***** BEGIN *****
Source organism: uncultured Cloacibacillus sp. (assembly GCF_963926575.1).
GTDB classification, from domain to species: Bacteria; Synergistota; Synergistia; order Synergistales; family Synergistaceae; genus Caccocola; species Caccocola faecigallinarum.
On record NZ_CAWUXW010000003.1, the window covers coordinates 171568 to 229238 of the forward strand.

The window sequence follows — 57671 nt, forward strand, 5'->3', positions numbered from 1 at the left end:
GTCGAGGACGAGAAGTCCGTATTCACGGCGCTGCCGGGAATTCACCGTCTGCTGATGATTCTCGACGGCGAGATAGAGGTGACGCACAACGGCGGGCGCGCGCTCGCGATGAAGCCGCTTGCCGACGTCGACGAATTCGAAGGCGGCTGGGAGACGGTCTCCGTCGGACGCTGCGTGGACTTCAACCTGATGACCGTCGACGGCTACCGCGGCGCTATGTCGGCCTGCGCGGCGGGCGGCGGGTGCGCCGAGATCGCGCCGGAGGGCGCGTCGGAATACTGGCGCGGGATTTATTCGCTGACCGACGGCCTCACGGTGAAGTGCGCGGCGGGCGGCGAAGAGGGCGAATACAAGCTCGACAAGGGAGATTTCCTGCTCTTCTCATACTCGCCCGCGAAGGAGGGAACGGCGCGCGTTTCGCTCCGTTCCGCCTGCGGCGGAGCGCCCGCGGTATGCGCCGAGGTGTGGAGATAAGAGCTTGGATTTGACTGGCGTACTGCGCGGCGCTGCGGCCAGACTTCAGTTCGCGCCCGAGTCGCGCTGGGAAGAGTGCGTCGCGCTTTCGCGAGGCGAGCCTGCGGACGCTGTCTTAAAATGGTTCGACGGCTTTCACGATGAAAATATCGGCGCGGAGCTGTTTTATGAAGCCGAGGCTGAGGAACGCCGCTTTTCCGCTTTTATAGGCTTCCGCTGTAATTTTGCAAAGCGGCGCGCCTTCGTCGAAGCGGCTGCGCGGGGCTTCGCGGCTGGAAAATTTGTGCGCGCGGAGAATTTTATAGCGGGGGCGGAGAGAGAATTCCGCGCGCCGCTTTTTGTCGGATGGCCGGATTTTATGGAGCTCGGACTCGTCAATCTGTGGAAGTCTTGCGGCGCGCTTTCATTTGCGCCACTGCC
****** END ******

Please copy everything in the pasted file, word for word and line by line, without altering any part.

Source organism: uncultured Cloacibacillus sp. (assembly GCF_963926575.1).
GTDB classification, from domain to species: Bacteria; Synergistota; Synergistia; order Synergistales; family Synergistaceae; genus Caccocola; species Caccocola faecigallinarum.
On record NZ_CAWUXW010000003.1, the window covers coordinates 171568 to 229238 of the forward strand.

The window sequence follows — 57671 nt, forward strand, 5'->3', positions numbered from 1 at the left end:
GTCGAGGACGAGAAGTCCGTATTCACGGCGCTGCCGGGAATTCACCGTCTGCTGATGATTCTCGACGGCGAGATAGAGGTGACGCACAACGGCGGGCGCGCGCTCGCGATGAAGCCGCTTGCCGACGTCGACGAATTCGAAGGCGGCTGGGAGACGGTCTCCGTCGGACGCTGCGTGGACTTCAACCTGATGACCGTCGACGGCTACCGCGGCGCTATGTCGGCCTGCGCGGCGGGCGGCGGGTGCGCCGAGATCGCGCCGGAGGGCGCGTCGGAATACTGGCGCGGGATTTATTCGCTGACCGACGGCCTCACGGTGAAGTGCGCGGCGGGCGGCGAAGAGGGCGAATACAAGCTCGACAAGGGAGATTTCCTGCTCTTCTCATACTCGCCCGCGAAGGAGGGAACGGCGCGCGTTTCGCTCCGTTCCGCCTGCGGCGGAGCGCCCGCGGTATGCGCCGAGGTGTGGAGATAAGAGCTTGGATTTGACTGGCGTACTGCGCGGCGCTGCGGCCAGACTTCAGTTCGCGCCCGAGTCGCGCTGGGAAGAGTGCGTCGCGCTTTCGCGAGGCGAGCCTGCGGACGCTGTCTTAAAATGGTTCGACGGCTTTCACGATGAAAATATCGGCGCGGAGCTGTTTTATGAAGCCGAGGCTGAGGAACGCCGCTTTTCCGCTTTTATAGGCTTCCGCTGTAATTTTGCAAAGCGGCGCGCCTTCGTCGAAGCGGCTGCGCGGGGCTTCGCGGCTGGAAAATTTGTGCGCGCGGAGAATTTTATAGCGGGGGCGGAGAGAGAATTCCGCGCGCCGCTTTTTGTCGGATGGCCGGATTTTATGGAGCTCGGACTCGTCAATCTGTGGAAGTCTTGCGGCGCGCTTTCATTTGCGCCACTGCC